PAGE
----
How come different SFP modules work with different vendors only?
It's actually the other way around. SFP modules have no logic to see where they are used. Network devices may check compatibility and frequently do so, with many vendors deliberately overdoing it.
SFP modules contain a small serial EEPROM that stores a standardized structure to describe the module - (fiber) type, wavelengths, reach, vendor, SKU, serial number, manufacturing date, ... There's additional room for vendor-specific data. The structure is standardized in INF-8074i clause B.4 (slightly modified from the earlier GBIC standard and common to a wide range of interface module types).
That data is commonly used to accept or reject generic modules in many devices. This isn't a design flaw, just a decision that a device vendor takes for compatibility and monetary(!) reasons. Technically, there's little point in doing so for standard modules. There's only a handful of actual optical module manufacturers anyway, nearly all vendors use OEM.
Some devices simply don't care what you insert and accept anything. Others can be configured to ignore the SFP type/vendor, reducing your vendor support. Yet others reject 'alien' modules in general, forcing you to buy compatible ones - either official ones by the vendor (sometimes very pricey) or third-party modules flagged as compatible. There are even module vendors that let you field configure the SFPs you buy from them - very handy if you don't like stocking a module zoo.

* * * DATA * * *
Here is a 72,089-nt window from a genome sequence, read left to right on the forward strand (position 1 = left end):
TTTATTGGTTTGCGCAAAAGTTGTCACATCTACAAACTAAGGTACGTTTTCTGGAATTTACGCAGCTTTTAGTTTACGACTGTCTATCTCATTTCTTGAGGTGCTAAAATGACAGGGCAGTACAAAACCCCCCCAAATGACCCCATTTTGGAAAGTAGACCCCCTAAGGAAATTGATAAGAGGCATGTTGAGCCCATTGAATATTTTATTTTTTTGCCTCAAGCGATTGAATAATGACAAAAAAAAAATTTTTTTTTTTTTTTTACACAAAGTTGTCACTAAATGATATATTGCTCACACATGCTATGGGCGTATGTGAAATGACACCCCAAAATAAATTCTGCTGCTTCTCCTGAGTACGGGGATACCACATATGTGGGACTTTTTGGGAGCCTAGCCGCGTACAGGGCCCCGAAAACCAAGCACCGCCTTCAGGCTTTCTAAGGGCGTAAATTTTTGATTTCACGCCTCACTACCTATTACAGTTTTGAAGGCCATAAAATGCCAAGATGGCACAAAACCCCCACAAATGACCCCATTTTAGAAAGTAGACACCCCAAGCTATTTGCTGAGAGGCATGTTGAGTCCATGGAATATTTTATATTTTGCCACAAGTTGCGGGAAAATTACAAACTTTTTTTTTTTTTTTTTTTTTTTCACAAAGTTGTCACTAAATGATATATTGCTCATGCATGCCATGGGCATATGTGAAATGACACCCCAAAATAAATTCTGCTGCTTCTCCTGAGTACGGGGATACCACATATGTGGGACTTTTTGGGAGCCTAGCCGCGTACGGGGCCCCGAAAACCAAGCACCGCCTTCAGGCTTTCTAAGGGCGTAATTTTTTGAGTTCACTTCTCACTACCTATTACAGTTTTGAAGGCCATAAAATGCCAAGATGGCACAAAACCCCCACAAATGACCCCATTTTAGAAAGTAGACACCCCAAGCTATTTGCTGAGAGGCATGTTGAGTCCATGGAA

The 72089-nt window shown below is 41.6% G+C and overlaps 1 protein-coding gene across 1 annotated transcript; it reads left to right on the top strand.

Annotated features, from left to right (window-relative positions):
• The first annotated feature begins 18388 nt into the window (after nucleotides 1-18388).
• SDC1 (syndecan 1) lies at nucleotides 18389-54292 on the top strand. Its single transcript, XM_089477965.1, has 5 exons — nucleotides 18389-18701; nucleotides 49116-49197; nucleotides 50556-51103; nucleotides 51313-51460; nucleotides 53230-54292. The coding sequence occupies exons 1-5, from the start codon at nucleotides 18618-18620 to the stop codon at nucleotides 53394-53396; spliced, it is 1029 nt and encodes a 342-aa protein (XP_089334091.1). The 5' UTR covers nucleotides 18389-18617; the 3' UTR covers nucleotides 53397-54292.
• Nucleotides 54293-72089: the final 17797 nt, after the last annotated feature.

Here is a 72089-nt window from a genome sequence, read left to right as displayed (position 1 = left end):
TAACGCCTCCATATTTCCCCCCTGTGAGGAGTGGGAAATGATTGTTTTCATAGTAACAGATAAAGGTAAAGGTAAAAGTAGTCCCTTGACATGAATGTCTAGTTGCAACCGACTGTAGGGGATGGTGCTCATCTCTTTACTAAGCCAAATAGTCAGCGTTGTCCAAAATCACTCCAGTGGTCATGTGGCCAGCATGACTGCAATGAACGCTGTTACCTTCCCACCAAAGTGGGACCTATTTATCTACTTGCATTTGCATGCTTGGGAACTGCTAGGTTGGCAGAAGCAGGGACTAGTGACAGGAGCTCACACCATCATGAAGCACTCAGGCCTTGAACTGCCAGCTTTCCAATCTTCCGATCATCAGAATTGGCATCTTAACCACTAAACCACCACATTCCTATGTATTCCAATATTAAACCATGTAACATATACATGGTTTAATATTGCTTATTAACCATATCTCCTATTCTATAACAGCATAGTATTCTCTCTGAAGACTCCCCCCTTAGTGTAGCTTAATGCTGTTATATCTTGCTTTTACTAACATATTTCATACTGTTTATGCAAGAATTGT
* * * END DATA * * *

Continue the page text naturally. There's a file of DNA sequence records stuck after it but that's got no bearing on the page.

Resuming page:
Unfortunately, we cannot recommend any vendor here due to site policy.
Personally, I have very often chosen to buy multiple compatible modules (for spares or redundancy) instead of a single 'original' one. In a project, the price difference may become negligible, but bought seperately I've seen the 'original' part being marked up more than fifty times the price of a quality 'compatible' part.